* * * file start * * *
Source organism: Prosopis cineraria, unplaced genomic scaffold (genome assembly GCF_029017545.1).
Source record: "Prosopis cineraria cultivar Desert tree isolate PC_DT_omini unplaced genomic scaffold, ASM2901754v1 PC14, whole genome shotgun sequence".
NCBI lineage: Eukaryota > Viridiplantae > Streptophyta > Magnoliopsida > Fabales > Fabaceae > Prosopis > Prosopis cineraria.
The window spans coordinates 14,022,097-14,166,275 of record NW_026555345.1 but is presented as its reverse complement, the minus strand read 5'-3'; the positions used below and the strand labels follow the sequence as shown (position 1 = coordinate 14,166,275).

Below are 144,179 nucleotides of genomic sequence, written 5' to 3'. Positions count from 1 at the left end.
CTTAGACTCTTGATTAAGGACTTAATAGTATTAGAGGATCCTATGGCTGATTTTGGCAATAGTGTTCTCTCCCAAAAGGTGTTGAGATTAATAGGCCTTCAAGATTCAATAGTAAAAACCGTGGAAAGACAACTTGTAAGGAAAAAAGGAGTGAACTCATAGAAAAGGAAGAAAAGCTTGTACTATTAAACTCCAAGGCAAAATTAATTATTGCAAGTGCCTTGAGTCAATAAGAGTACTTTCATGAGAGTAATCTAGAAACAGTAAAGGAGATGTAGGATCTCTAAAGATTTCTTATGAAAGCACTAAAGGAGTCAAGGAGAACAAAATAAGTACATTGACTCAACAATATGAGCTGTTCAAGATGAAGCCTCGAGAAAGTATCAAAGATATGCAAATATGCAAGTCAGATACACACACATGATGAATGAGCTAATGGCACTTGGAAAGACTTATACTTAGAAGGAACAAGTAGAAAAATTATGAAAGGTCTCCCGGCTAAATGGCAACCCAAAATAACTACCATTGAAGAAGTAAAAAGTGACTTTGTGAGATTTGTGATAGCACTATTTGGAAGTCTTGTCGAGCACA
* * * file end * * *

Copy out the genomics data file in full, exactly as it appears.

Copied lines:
Source organism: Prosopis cineraria, unplaced genomic scaffold (genome assembly GCF_029017545.1).
Source record: "Prosopis cineraria cultivar Desert tree isolate PC_DT_omini unplaced genomic scaffold, ASM2901754v1 PC14, whole genome shotgun sequence".
NCBI lineage: Eukaryota > Viridiplantae > Streptophyta > Magnoliopsida > Fabales > Fabaceae > Prosopis > Prosopis cineraria.
The window spans coordinates 14,022,097-14,166,275 of record NW_026555345.1 but is presented as its reverse complement, the minus strand read 5'-3'; the positions used below and the strand labels follow the sequence as shown (position 1 = coordinate 14,166,275).

Below are 144,179 nucleotides of genomic sequence, written 5' to 3'. Positions count from 1 at the left end.
CTTAGACTCTTGATTAAGGACTTAATAGTATTAGAGGATCCTATGGCTGATTTTGGCAATAGTGTTCTCTCCCAAAAGGTGTTGAGATTAATAGGCCTTCAAGATTCAATAGTAAAAACCGTGGAAAGACAACTTGTAAGGAAAAAAGGAGTGAACTCATAGAAAAGGAAGAAAAGCTTGTACTATTAAACTCCAAGGCAAAATTAATTATTGCAAGTGCCTTGAGTCAATAAGAGTACTTTCATGAGAGTAATCTAGAAACAGTAAAGGAGATGTAGGATCTCTAAAGATTTCTTATGAAAGCACTAAAGGAGTCAAGGAGAACAAAATAAGTACATTGACTCAACAATATGAGCTGTTCAAGATGAAGCCTCGAGAAAGTATCAAAGATATGCAAATATGCAAGTCAGATACACACACATGATGAATGAGCTAATGGCACTTGGAAAGACTTATACTTAGAAGGAACAAGTAGAAAAATTATGAAAGGTCTCCCGGCTAAATGGCAACCCAAAATAACTACCATTGAAGAAGTAAAAAGTGACTTTGTGAGATTTGTGATAGCACTATTTGGAAGTCTTGTCGAGCACA